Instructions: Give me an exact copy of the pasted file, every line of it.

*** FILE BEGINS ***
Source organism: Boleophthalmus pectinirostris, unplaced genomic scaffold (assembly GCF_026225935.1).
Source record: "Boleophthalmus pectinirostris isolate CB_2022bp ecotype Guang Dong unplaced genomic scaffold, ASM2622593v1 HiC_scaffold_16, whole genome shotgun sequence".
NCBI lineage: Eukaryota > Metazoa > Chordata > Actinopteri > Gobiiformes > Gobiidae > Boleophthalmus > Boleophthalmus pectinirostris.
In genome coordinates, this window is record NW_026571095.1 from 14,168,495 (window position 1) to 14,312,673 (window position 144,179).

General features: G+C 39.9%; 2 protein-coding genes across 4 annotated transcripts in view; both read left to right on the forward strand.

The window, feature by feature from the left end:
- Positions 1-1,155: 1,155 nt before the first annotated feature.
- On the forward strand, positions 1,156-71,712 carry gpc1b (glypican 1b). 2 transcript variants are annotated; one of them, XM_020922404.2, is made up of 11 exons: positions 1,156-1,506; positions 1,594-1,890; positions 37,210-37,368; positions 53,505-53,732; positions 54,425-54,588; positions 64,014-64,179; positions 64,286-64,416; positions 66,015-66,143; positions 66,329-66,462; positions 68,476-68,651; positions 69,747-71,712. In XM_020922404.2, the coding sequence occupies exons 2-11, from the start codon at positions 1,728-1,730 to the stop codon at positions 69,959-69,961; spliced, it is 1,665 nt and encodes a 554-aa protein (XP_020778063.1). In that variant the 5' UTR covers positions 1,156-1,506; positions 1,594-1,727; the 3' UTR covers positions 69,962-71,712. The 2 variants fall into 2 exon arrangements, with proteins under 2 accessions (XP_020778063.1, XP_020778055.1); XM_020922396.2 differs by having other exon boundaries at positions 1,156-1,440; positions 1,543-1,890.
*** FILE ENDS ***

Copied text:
Source organism: Boleophthalmus pectinirostris, unplaced genomic scaffold (assembly GCF_026225935.1).
Source record: "Boleophthalmus pectinirostris isolate CB_2022bp ecotype Guang Dong unplaced genomic scaffold, ASM2622593v1 HiC_scaffold_16, whole genome shotgun sequence".
NCBI lineage: Eukaryota > Metazoa > Chordata > Actinopteri > Gobiiformes > Gobiidae > Boleophthalmus > Boleophthalmus pectinirostris.
In genome coordinates, this window is record NW_026571095.1 from 14,168,495 (window position 1) to 14,312,673 (window position 144,179).

General features: G+C 39.9%; 2 protein-coding genes across 4 annotated transcripts in view; both read left to right on the forward strand.

The window, feature by feature from the left end:
- Positions 1-1,155: 1,155 nt before the first annotated feature.
- On the forward strand, positions 1,156-71,712 carry gpc1b (glypican 1b). 2 transcript variants are annotated; one of them, XM_020922404.2, is made up of 11 exons: positions 1,156-1,506; positions 1,594-1,890; positions 37,210-37,368; positions 53,505-53,732; positions 54,425-54,588; positions 64,014-64,179; positions 64,286-64,416; positions 66,015-66,143; positions 66,329-66,462; positions 68,476-68,651; positions 69,747-71,712. In XM_020922404.2, the coding sequence occupies exons 2-11, from the start codon at positions 1,728-1,730 to the stop codon at positions 69,959-69,961; spliced, it is 1,665 nt and encodes a 554-aa protein (XP_020778063.1). In that variant the 5' UTR covers positions 1,156-1,506; positions 1,594-1,727; the 3' UTR covers positions 69,962-71,712. The 2 variants fall into 2 exon arrangements, with proteins under 2 accessions (XP_020778063.1, XP_020778055.1); XM_020922396.2 differs by having other exon boundaries at positions 1,156-1,440; positions 1,543-1,890.